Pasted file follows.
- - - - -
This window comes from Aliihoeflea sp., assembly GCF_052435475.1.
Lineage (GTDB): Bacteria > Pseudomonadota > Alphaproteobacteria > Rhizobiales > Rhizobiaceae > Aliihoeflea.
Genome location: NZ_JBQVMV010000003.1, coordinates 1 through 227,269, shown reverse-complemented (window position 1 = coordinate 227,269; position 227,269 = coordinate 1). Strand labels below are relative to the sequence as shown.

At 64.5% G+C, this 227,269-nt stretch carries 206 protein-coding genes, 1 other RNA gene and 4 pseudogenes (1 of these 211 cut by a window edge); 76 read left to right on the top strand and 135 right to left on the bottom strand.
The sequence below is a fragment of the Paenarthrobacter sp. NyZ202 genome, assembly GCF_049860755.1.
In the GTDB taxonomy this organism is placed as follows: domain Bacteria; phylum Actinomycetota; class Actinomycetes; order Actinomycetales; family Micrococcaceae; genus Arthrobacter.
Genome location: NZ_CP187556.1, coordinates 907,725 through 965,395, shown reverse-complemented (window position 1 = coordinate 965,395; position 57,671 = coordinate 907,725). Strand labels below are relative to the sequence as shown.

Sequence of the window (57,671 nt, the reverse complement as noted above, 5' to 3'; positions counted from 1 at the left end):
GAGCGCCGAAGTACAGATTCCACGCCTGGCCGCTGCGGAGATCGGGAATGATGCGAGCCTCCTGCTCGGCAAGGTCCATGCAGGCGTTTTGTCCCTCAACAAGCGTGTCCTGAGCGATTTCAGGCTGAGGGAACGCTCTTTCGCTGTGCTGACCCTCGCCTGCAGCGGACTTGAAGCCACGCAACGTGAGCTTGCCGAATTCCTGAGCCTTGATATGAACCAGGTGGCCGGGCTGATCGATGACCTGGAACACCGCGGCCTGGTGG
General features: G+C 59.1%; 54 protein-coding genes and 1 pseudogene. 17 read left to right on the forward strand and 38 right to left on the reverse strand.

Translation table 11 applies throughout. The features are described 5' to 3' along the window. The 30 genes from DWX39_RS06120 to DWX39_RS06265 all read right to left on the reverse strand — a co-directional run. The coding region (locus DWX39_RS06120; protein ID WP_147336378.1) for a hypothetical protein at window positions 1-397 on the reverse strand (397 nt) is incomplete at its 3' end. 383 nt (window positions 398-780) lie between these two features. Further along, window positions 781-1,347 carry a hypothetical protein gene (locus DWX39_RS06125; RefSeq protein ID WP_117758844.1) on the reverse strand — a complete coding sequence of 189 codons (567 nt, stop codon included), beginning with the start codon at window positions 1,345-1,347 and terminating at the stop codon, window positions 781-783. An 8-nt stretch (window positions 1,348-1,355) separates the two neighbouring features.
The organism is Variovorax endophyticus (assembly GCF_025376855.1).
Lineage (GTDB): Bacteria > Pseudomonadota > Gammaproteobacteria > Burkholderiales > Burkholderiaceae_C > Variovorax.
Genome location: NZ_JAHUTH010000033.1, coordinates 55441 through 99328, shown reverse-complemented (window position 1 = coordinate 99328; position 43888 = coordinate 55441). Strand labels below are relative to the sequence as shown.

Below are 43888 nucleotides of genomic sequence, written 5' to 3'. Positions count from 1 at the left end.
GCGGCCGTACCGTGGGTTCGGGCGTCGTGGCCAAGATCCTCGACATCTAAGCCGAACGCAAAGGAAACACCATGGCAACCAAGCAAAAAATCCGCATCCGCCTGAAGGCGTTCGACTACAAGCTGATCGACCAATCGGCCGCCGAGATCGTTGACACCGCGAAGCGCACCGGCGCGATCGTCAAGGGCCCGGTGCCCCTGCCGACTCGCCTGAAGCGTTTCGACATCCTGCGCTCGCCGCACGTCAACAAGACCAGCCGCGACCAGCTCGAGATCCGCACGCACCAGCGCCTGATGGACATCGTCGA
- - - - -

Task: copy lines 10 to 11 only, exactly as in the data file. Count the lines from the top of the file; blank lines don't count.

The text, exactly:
General features: G+C 59.1%; 54 protein-coding genes and 1 pseudogene. 17 read left to right on the forward strand and 38 right to left on the reverse strand.

Translation table 11 applies throughout. The features are described 5' to 3' along the window. The 30 genes from DWX39_RS06120 to DWX39_RS06265 all read right to left on the reverse strand — a co-directional run. The coding region (locus DWX39_RS06120; protein ID WP_147336378.1) for a hypothetical protein at window positions 1-397 on the reverse strand (397 nt) is incomplete at its 3' end. 383 nt (window positions 398-780) lie between these two features. Further along, window positions 781-1,347 carry a hypothetical protein gene (locus DWX39_RS06125; RefSeq protein ID WP_117758844.1) on the reverse strand — a complete coding sequence of 189 codons (567 nt, stop codon included), beginning with the start codon at window positions 1,345-1,347 and terminating at the stop codon, window positions 781-783. An 8-nt stretch (window positions 1,348-1,355) separates the two neighbouring features.